Lack of mutual awareness needs addressing
Members of the BSA and AFM are keen to raise awareness of the value of long-term relationships.
There is no doubt that mutuality has so far had a ‘good’ financial crisis in Great Britain. Bar the odd calamity that was Dunfermline – rescued by a mix of government and Nationwide Building Society – financial catastrophe has largely escaped mutually-owned building societies and insurers.
Indeed, it is the former building societies – the likes of Northern Rock, Alliance & Leicester and Bradford & Bingley – and the behaviour of the country’s biggest banks (especially Lloyds and Royal Bank of Scotland) that have largely scarred Britain’s financial services landscape.
But is the general public aware that Britain’s financial mutual sector has offered a big dose of stability in a horribly unstable world? Equally, do IFAs understand that financial mutuals are an alternative choice and carry some special customer-oriented values that stand them apart from the madding crowd? I am not so sure.
Is the general public aware that Britain’s financial mutual sector has offered a big dose of stability in a horribly unstable world?
Last week I spoke to a friend who is an IFA. She uses LV= for most of her client’s life and protection insurance needs. But she was not even aware that LV= is mutually owned. Her only opinion on LV= was that it offers some of the best-value insurance products in the market. Its ownership, she said, is an “irrelevance” in her decision-making
Her view is not an isolated one. Despite the best efforts of the Building Societies Association and the recently relaunched Association of Financial Mutuals, the mouthpiece for mutual insurers and friendly societies, most consumers and a majority of financial advisers still do not realise that mutuals are far more consumer facing and far better geared up to serve the long-term financial interests of customers.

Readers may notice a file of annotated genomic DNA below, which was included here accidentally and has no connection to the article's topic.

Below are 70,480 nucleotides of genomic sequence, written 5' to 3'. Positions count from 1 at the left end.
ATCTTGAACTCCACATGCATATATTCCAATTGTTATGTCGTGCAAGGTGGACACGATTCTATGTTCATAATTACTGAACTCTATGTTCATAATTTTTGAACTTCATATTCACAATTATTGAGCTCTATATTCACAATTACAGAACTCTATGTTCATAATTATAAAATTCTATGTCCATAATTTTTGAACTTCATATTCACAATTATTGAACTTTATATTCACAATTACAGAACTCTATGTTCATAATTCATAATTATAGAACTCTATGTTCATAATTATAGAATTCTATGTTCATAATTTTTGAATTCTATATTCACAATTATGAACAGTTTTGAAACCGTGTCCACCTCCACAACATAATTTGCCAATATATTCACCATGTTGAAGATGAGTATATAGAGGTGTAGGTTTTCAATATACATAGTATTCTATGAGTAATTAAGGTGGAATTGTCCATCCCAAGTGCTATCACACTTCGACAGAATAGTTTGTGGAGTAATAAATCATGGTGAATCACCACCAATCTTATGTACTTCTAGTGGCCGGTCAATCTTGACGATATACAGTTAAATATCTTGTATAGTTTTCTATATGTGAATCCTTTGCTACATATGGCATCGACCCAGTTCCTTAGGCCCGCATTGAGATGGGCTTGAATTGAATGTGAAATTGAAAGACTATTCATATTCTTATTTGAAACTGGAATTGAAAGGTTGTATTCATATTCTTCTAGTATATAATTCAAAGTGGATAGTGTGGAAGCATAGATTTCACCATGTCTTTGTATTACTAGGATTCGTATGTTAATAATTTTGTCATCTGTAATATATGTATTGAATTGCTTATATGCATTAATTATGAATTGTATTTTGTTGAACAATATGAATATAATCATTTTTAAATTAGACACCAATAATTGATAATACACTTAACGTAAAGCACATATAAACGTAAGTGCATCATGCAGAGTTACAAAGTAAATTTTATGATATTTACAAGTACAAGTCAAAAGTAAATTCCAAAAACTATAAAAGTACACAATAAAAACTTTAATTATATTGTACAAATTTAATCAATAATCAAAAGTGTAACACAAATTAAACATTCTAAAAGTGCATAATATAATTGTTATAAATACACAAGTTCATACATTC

It is an awareness ‘problem’ that is not just confined to Great Britain. Earlier this month, I spoke at the biannual conference of the Association of Mutual Insurers and Insurance Co-operatives in Europe. The conference was held in Gdansk, Poland, the birthplace of the solidarity movement, and the home of chief solidarity architect Lech Walesa who popped by to make a stirring speech at the gala dinner.
Amice is a splendid organisation run by the equally splendid Gregor Pozniak, whose purpose in life is to ensure the voice of the mutual and co-operative sector in Europe is heard loud and clear. It also lobbies fiercely on behalf of the sector on key issues such as Solvency II, a piece of legislation that in its present form is very mutual-unfriendly and could overwhelm some financial mutuals, forcing them to seek mergers with larger organisations.
Amice represents some 3300 insurers in countries operating right across Europe. Mutually-owned financial services companies are as prevalent in countries such as Germany, France, Holland, Italy and poor old Spain as they are in Great Britain. Indeed, the mutual sector in Europe is far bigger than you would ever imagine, accounting for a quarter of all insurance premiums taken.